If I knew then what I know now, I certainly would’ve “decided” to become a philosopher. But back when I was working my way here, I didn’t really know what a philosopher was, or why one would want to be one. I didn’t have the materials for making the relevant decision—and by the time I did, I was already a philosopher.
We recently discussed the view of Agnes Callard (Chicago), in an interview with Tyler Cowen (GMU), of the role of refutation in philosophy The above remarks are from a new interview with Richard Marshall at 3:AM Magazine. He asks about the “problem of our future selves” that Professor Callard’s theory of aspiration (developed in her book, Aspiration: The Agency of Becoming) addresses. Her answer begins to unfold the problem:
It might actually be easiest to start by thinking of past selves—if we think back, we can recall earlier versions of ourselves who didn’t care about many of the things we now care about. The question is: how did we get from there to here? How did we come to be passionately invested in political activism or motherhood or fashion or classical music or whatever?
One possibility is that we were shaped by outside forces: other people or events made us into the people we are now—they made us care about what we now care about. If that were true, our values would be wholly produced by our environments. But that answer is unappealing. First, it robs us of agency with respect to what is, arguably, the core of ourselves: our values are what matters both to and about us. Second, is seems false to our experience of “growing up.” Many of us feel that we spent some of those early years searching for a kind of meaning and we found it in motherhood or music or philosophy. Coming to care about those things was work that we did—it was hard!—and that work of searching and perfecting our grasp of the value was not done for us by outside forces. We did it.
Another possibility is that we made ourselves into the people we are now by deciding to care about motherhood or music or philosophy. This is a way of acknowledging the ‘activity’ of the process, putting the agent at the helm of her own self-transformation. But it seems to overstate the point. If I knew then what I know now, I certainly would’ve “decided” to become a philosopher. But back when I was working my way here, I didn’t really know what a philosopher was, or why one would want to be one. I didn’t have the materials for making the relevant decision—and by the time I did, I was already a philosopher. It doesn’t seem as though it would ever be rational to “decide” to acquire a value whose value you cannot yet grasp—and yet, I think, becoming a mother or fashionista or philosopher can be a rational process.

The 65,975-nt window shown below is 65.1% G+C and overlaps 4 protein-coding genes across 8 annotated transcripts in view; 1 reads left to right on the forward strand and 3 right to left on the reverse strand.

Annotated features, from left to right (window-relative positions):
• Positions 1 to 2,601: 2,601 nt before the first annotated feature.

If you don’t think that value-acquisition can be modeled as fully passive (being shaped by outside forces) or as fully active (the product of decision making), then you see a problem. The theory of aspiration is a solution to that problem—it says that I do make myself into the person I become, but that “making” has less the character of deciding and more the character of learning.
These comments reminded me of a post from a few years back in which over 100 philosophers talked about what moved them to go into philosophy. If you weren’t a reader back then, feel free to add your story to that post, or here. I do wonder how many people think that their becoming a philosopher was a “rational process” (though “one not structured by a single moment of intention or decision at its inception,” as she says in her book), one that was less like deciding and more like learning.